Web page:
HK media fostering free speech over border: editor
The Hong Kong media and the city's climate of free speech has played an important role in promoting freedom of speech on the mainland, veteran mainland journalist Li Datong said last night.
The editor of mainland paper the China Youth Daily, who was stripped of his position last year and in 1989 for initiating dialogue between journalists and central party leaders for reforming the mainland media, said although there were still governmental controls on free speech, the 'yearning for free speech has never been more powerful' than today.
Speaking at the Society for Publishers in Asia Awards last night, Li said the internet had changed the mainland media.
'The internet has the power to take any local news and make it national news overnight. The fragments of information surfacing on the internet could at any time be snatched up by journalists and be turned into major professional news stories,' he said.
With 130 million Web users, and 20 million blogs on the mainland, theoretically every blogger was a potential source of news, he said.
'The internet, perhaps all important news, is discussed instantly by Web users, so that the words of tens of thousands of users swell into public opinion. They are a force authorities can no longer afford to ignore.'
The Guangdong media had been a driving force in mainland media in the past decade. 'They have enjoyed success in the marketplace, becoming a model for all Chinese media. This is closely connected to the climate of free speech in Hong Kong.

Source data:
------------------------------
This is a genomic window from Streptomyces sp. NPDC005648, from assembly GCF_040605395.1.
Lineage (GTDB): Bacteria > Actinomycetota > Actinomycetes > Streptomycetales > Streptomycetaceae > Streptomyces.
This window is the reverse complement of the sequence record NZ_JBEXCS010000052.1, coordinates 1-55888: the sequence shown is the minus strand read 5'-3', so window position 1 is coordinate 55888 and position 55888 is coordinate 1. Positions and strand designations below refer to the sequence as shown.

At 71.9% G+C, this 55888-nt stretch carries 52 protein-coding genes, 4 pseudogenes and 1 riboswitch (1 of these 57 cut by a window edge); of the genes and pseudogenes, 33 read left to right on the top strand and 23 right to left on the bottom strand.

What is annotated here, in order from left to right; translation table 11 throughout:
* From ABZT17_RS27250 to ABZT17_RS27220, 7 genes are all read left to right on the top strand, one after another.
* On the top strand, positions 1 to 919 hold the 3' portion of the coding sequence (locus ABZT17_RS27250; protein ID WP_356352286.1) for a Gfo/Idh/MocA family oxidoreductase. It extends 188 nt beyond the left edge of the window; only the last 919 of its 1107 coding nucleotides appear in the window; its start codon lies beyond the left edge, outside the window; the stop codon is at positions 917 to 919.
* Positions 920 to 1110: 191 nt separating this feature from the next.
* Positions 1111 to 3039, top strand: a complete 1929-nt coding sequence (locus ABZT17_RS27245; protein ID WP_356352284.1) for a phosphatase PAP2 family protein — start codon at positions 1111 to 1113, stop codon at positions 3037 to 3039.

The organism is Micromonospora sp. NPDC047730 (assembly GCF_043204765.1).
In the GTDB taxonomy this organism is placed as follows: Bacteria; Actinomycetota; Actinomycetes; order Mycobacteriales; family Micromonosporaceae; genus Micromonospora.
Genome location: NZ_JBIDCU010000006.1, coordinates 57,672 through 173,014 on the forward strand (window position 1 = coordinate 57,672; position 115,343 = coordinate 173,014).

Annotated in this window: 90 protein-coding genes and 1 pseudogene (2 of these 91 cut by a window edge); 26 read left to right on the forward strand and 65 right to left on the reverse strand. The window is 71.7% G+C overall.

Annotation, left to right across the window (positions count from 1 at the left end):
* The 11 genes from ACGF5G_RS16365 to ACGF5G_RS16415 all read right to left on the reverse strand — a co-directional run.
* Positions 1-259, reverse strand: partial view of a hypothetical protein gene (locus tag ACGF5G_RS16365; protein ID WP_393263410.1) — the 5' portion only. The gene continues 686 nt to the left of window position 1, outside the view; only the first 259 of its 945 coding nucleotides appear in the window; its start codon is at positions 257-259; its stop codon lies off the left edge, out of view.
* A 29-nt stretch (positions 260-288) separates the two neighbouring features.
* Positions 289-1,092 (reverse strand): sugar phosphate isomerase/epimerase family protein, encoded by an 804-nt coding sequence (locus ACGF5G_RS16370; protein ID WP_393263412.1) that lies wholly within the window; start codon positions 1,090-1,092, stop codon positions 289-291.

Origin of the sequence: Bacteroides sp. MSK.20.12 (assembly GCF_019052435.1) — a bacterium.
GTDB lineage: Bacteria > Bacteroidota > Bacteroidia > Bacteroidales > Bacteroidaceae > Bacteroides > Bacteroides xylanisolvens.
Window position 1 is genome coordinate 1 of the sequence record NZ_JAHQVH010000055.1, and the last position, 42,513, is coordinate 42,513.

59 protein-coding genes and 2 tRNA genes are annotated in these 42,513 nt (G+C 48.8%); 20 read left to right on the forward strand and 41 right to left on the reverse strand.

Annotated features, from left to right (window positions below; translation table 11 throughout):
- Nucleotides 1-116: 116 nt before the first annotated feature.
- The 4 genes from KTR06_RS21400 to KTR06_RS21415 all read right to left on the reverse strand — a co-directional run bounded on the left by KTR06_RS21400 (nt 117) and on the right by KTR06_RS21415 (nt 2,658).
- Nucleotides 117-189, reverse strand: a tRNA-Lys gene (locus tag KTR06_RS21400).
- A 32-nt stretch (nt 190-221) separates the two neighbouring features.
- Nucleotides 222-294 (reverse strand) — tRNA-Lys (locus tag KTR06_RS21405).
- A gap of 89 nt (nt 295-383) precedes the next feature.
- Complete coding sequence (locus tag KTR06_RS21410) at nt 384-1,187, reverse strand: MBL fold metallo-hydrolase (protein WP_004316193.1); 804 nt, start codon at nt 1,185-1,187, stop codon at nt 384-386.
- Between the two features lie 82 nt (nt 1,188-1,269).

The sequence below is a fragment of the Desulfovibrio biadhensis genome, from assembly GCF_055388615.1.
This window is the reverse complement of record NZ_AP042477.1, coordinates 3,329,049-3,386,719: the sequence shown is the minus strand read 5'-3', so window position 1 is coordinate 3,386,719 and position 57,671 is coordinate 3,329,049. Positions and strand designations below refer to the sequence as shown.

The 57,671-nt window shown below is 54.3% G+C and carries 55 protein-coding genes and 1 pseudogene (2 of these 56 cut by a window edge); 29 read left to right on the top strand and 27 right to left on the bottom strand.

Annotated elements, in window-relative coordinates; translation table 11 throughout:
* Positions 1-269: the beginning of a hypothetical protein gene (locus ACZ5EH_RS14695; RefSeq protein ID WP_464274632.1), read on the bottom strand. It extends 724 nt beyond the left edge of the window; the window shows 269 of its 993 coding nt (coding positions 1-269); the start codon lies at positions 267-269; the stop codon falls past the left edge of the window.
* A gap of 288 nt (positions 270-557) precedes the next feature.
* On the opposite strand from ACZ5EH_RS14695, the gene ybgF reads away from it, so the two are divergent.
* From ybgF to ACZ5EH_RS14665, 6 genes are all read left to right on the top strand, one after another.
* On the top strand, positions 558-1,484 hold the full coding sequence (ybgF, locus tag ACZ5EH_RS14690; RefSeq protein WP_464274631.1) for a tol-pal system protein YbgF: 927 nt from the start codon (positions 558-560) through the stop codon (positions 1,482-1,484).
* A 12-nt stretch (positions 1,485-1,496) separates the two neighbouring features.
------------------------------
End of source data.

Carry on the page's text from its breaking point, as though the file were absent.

'The news reports and editorials by our colleagues in Hong Kong have also played an important role in promoting freedom of speech in China.'
A range of non-government-funded metropolitan newspapers, whose survival depends on their level of public acceptance, had sprung up in major mainland cities, he said. Their popularity could be contrasted with that of the state media.
'Their circulations have faltered. Their influence has waned. They would have faced extinction long ago were they not supported by state funding,' Li said.
He recognised there was still control within the media, but authorities were forced to bow to public pressure to an extent. 'The traditional system of media controls in China grinds on. Many of the most important political topics in contemporary China cannot be talked about openly. News that authorities deem harmful to the legitimacy of their rule is suppressed.
'Authorities hold meetings, or carry out orders by telephone. But they even fear leaving a written record.'
Li, from Sichuan , has been a journalist since 1979 when he joined the China Youth Daily. In 1989, he lost his editorial position and was barred from working for five years. In 1995, he launched the weekly supplement Freezing Point for the China Youth Daily, which was closed in January last year.